Dhaka,  Wednesday
29 May 2024

Unpaid journalists and paid journalism!

Niamul Aziz sadeq

Published: 09:43, 8 April 2024

Update: 11:38, 8 April 2024

Unpaid journalists and paid journalism!

Photo : Messenger

As journalism is regarded as the fourth estate, it is also seen as a pivotal instrument for transparency among governments and other stakeholders. In Bangladesh, months of unpaid wages inflict profound suffering on journalists’ families and lives. The crucial thing is that this neglect often comes from media organisations themselves, threatening not only the livelihoods of dedicated journalists but also the very essence of the media itself.

Needless to say, journalism is more than just a vocation that requires unshakable dedication and, frequently, the determination to put oneself in danger in order to discover the truth. However, the failure to pay journalists for their invaluable work sends a dire message: journalists lose their interest in this sector as they find themselves pushed into the shadows of financial insecurity.

Why is this the case? There is a claim that the proliferation of print and electronic media leads to jobs that require very little in the way of professional training. Many television networks were granted broadcast licenses without considering how they would generate revenue. For this reason, a station or media authority will often fire one-third of its staff without cause after a few days.

Families of journalists who have not received salaries for several months are forced to endure financial strain, unable to meet their basic needs. Journalists themselves grapple with stress, anxiety, and, in some cases, a sense of betrayal from the industry they love. These conditions not only compromise the quality of journalism but also endanger the mental and emotional well-being of those who practice it.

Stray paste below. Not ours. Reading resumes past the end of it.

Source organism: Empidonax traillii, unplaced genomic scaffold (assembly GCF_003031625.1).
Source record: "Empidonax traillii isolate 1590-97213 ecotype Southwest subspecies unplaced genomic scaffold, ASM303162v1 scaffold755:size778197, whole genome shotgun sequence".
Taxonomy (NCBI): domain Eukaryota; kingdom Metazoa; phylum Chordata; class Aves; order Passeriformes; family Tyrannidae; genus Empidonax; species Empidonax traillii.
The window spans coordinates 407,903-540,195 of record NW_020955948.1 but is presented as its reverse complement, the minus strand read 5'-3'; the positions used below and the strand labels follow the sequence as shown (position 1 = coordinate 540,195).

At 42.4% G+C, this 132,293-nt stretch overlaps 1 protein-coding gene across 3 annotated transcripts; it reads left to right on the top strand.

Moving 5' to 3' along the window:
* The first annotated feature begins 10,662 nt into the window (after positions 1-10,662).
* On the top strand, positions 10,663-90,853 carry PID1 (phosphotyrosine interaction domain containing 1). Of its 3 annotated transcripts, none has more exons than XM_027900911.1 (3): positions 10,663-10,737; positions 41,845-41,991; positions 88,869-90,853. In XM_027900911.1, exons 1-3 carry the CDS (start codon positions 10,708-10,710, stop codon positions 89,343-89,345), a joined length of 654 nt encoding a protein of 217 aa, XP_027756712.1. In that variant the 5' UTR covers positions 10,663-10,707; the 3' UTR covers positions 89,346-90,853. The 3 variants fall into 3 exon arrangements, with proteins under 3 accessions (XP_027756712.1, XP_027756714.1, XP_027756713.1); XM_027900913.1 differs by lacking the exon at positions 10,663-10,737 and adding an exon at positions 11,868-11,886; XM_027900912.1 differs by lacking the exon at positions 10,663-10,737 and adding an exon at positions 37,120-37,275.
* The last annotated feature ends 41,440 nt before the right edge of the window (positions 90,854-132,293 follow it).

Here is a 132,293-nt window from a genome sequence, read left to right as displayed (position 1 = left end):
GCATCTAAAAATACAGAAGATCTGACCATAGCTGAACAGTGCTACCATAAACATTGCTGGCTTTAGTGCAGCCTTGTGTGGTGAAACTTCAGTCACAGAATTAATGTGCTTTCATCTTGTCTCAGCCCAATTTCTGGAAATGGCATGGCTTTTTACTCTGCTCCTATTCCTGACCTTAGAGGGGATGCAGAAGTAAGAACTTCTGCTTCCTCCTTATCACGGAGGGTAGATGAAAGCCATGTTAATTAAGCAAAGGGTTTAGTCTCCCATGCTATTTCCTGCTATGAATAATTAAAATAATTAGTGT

Additionally, media professionals work with criminally corrupt syndicates to protect their financial interests. Both unskilled and corrupt individuals attempt to take advantage of these opportunities for financial gain. Furthermore, a wealthy individual can pay a hefty sum of money to purchase some journalists for their own purposes. Narratives that criticize corrupt individuals have been sanitized. Wealthy folks have been known to threaten journalists on occasion. Thus, people attempt to select the less risky option over the more difficult one.

Furthermore, the public's perception of a media institution might be negatively impacted by a damaged reputation. Governments, civil society organisations, and media outlets must act decisively to address this situation. Given the critical role that journalists play in society, media organisations should place a high priority on paying their staff members on time. Governments ought to enact procedures and enforce labour laws to guarantee journalists receive just compensation. Civil society can promote journalistic rights and increase public awareness of this subject.